Tuesday, October 17, 2006

The Classics Never Get Old

Neither classic books, nor classic jokes, nor classic post topics . . .

Phoblog reader pop-quiz:

True or False - I would agree with the following statement, taken from a reader comment: A politician is not supposed to be an educator, they are supposed to act as an agent for the people who elected them and then they are supposed to be accountable at election time.

Okay, clarifying point - to fully answer the question requires knowing more about the intended meaning of "agent." So first, define "agent." Then answer the question. Be sure to explain your answer.

4 comments:

doughnut70 said...

Actually the best comment on the subject came from James Madison who compared the role of elected officials to that of store clerks working for owners who were traveling.

This fits because the average voter doesn't have time to study the issues that confront a political body closely and they have to trust an elected official to do what's right, but they also know that you are supposed to be thinking about what they would want you to do if they did have the time to study an issue, just as you would think about what a store owner would want if you had to make a decision and he was not on the scene to tell you what to do.

john said...

It's a nice idealistic quote but I think that in a modern western democracy a politician is somebody selected by his party to represent their views in government. The political parties are influenced by their larger sponsors and answer to the masses; who are in turn influenced by the media. The voting part keeps things moving along by allowing the parties to shuffle people and keeps the masses content. Who holds more influence over the elected, the people who voted for the party he represents or the party that allows him to carry their name and funds his campaigns?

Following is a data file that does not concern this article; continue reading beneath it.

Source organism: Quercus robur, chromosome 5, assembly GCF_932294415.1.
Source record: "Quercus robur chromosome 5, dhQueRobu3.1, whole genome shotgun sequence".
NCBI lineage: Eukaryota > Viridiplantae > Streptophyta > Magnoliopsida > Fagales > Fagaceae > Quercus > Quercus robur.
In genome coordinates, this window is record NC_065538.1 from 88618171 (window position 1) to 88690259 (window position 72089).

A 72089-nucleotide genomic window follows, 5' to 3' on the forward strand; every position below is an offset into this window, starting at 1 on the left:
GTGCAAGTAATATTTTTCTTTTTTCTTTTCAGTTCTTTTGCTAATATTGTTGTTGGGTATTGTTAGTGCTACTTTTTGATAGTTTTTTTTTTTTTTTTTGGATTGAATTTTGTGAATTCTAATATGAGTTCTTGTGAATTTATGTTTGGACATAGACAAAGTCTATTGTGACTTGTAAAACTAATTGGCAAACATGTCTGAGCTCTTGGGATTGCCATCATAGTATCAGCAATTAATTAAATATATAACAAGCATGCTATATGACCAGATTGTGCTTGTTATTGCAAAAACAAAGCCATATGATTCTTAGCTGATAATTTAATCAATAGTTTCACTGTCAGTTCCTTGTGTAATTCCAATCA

(Sorry I have been listening to a lot in the last few days and I think I now have ideas above my station! Still there is nothing like a track like Funky Bikini by Ursula 1000 to bring you back down to earth.)

cd said...

Well, over here we aren't so much voting for the party - at least, well, we are but we aren't. Here's where I wish my comp gov class had comp-ed US with UK and not nothing with 3d world countries that don't even have governments, but I digress.

I see what you mean though.

doughnut70 said...

John makes a fair point, but even though large sponsors have an incredible say in what goes on that money and power is generally funnelled through individuals not parties. For example, when legislative leaders of either party need money for a hot race, they don't go to Democratic sources to get it (contrary to popular belief) they go to sources they have developed through the years and raise the money themselves. A lot of it gets funneled through party organizations, but that is simply because of some quirks in the law.

There is very little money that is raised for any general use by a political party, instead it is raised as needed for a specific project when an elected official asks for it.

If the system worked the way you described it, someone could rise up through party ranks and then when they get to the top, completely change the direction of the party without getting much opposition from the ranks. On the other hand, in this country, we place a value on politicians who have made stood for change against the party orthodoxy. To find a comparable foreign figure is hard, but Winston Churchill rose to the top in England by being the first one to oppose the Nazi's and then when everyone in England was looking to take them on, they made him Prime Minister, but it doesn't generally happen like that in other countries. However, here you go through the groupings and you have people like John McCain, Bill Clinton, George Bush (The father) Ronald Reagan, Jimmy Carter and George McGovern all of whom ran for President on arguments that they were not the typical member of their political party. Even George W. Bush had to come up with compassionate conservative to try and establish a difference. The same thing is true at the local levels, although to a lesser degree. Voters want to see elected officials think about them first before their party and reward the small number who do and more to the point, candidates by and large have to raise the money for their endeavors themselves and those who wait for Democratic sources to fund them (more accurately labor unions) usually don't get very far unless they establish a relationship with those interests. A lot of it's about money, but its still about individuals more than groups.